Definition of legerdemain
- displays legerdemain with cards and coins
- a remarkable piece of diplomatic legerdemain
- —Anthony West
Theme music by Joshua Stamper ©2006 New Jerusalem Music/ASCAP
the illusionist's show is an entertaining blend of legerdemain and over-the-top showmanship
the reduction of the deficit is due in part to financial legerdemain that masks the true costs of running the government
These example sentences are selected automatically from various online news sources to reflect current usage of the word 'legerdemain.' Views expressed in the examples do not represent the opinion of Merriam-Webster or its editors. Send us feedback.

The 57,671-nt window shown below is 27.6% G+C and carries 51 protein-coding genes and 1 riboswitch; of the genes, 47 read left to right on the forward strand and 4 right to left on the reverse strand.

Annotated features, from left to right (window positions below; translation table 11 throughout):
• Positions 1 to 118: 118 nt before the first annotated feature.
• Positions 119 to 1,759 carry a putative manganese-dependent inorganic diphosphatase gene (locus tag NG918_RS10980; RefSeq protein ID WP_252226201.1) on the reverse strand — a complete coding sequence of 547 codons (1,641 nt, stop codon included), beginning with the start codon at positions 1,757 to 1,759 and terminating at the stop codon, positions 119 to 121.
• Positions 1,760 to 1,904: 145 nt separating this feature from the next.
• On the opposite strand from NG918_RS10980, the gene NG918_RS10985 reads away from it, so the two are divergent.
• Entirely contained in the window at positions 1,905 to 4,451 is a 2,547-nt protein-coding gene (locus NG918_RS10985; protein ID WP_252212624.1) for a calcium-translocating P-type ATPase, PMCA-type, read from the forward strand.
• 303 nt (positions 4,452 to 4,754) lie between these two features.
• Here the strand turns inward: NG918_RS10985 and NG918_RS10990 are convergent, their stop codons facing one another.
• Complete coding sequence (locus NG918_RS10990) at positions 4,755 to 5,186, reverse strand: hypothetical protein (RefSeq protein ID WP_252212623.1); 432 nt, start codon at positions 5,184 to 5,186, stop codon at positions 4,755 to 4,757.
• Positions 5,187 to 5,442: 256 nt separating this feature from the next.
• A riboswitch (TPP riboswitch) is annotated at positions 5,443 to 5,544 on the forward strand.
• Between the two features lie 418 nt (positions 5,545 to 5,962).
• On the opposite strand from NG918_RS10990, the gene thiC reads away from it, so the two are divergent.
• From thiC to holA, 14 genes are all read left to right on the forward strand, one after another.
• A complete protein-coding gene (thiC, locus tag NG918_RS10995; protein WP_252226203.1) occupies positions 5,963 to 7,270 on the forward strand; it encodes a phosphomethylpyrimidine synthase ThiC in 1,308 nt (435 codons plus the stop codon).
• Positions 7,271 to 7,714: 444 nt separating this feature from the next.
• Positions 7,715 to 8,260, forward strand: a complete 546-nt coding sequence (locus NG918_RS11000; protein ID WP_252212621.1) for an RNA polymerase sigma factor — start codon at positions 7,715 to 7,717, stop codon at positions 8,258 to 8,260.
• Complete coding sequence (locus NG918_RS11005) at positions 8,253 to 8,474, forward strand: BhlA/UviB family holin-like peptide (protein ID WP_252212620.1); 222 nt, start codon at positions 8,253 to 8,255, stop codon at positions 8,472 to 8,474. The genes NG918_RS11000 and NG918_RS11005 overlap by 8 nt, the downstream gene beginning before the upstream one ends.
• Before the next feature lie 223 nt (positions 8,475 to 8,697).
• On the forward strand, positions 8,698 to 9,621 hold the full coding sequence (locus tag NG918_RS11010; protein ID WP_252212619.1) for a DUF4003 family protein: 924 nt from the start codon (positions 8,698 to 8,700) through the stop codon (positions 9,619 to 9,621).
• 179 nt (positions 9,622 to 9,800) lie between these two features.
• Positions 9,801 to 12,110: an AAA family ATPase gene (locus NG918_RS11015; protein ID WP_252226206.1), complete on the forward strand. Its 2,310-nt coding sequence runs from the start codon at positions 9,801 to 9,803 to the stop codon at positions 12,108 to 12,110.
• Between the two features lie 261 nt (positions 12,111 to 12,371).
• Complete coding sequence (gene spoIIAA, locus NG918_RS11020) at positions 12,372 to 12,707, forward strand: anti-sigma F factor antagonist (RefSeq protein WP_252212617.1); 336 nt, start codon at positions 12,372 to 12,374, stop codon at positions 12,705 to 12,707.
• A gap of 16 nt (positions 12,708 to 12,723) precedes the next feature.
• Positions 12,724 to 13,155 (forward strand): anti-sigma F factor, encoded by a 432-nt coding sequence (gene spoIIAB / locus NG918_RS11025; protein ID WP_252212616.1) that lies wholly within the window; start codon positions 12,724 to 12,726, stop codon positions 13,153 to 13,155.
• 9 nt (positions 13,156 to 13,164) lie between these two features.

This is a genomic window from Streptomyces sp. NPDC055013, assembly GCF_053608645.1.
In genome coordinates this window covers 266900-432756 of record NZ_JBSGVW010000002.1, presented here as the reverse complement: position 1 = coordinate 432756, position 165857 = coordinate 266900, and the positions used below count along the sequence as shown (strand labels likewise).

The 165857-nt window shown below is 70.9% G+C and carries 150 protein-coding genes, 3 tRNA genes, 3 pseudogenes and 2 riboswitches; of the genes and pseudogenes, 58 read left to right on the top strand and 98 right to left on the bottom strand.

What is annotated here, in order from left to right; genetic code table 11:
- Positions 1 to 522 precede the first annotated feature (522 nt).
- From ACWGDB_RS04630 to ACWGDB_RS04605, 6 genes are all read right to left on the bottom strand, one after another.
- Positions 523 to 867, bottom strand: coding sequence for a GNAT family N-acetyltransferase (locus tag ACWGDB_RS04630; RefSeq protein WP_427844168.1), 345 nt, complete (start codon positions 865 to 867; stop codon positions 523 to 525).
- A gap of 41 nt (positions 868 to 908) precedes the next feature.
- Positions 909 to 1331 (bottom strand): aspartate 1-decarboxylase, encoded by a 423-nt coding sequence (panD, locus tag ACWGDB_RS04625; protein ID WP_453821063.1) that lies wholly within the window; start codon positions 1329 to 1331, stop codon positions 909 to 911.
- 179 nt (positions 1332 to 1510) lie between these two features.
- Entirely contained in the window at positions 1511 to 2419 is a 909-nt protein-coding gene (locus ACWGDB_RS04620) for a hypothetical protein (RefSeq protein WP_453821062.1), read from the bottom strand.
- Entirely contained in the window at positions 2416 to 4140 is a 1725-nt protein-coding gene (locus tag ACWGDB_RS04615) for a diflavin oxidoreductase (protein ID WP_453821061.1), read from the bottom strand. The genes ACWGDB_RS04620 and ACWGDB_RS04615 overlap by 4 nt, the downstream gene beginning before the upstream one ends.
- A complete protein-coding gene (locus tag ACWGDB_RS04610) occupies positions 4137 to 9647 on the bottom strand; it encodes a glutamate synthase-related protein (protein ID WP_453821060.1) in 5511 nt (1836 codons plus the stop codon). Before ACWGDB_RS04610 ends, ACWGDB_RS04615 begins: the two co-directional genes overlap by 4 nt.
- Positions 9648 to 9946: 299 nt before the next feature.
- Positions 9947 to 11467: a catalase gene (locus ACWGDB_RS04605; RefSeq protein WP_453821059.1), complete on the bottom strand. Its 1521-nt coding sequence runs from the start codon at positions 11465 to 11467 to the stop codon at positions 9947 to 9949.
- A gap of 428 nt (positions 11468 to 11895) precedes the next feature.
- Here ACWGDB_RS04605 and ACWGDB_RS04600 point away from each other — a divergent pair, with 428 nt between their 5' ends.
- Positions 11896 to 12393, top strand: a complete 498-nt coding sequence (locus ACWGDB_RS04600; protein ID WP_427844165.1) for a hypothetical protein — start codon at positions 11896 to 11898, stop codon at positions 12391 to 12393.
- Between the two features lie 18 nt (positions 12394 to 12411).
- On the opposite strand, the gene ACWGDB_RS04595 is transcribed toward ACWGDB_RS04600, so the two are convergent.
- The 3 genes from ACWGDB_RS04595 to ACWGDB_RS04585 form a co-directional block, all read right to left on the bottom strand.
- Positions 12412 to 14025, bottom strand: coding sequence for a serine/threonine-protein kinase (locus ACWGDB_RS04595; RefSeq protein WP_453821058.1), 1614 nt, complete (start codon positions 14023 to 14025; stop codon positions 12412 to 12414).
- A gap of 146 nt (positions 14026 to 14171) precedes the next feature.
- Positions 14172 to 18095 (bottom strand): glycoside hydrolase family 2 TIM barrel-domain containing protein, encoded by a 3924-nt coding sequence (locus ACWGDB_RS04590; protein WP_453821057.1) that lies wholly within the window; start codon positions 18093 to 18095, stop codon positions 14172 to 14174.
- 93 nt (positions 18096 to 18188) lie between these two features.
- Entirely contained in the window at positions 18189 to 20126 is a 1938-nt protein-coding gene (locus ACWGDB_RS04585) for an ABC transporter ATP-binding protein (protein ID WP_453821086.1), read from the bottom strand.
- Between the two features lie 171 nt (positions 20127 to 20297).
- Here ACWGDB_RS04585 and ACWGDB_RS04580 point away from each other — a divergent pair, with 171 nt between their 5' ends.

In Middle French, folks who were clever enough to fool others with fast-fingered illusions were described as "leger de main," literally "light of hand." English speakers condensed that phrase into a noun when they borrowed it in the 15th century and began using it as an alternative to the older "sleight of hand." (That term for dexterity or skill in using one's hands makes use of "sleight," an old word from Middle English that derives from an Old Norse word meaning "sly.") In more modern times, a feat of legerdemain can even be accomplished without using your hands, as in, for example "an impressive bit of financial legerdemain."
First Known Use: 15th centurySee Words from the same year
: skill in using your hands to perform magic tricks
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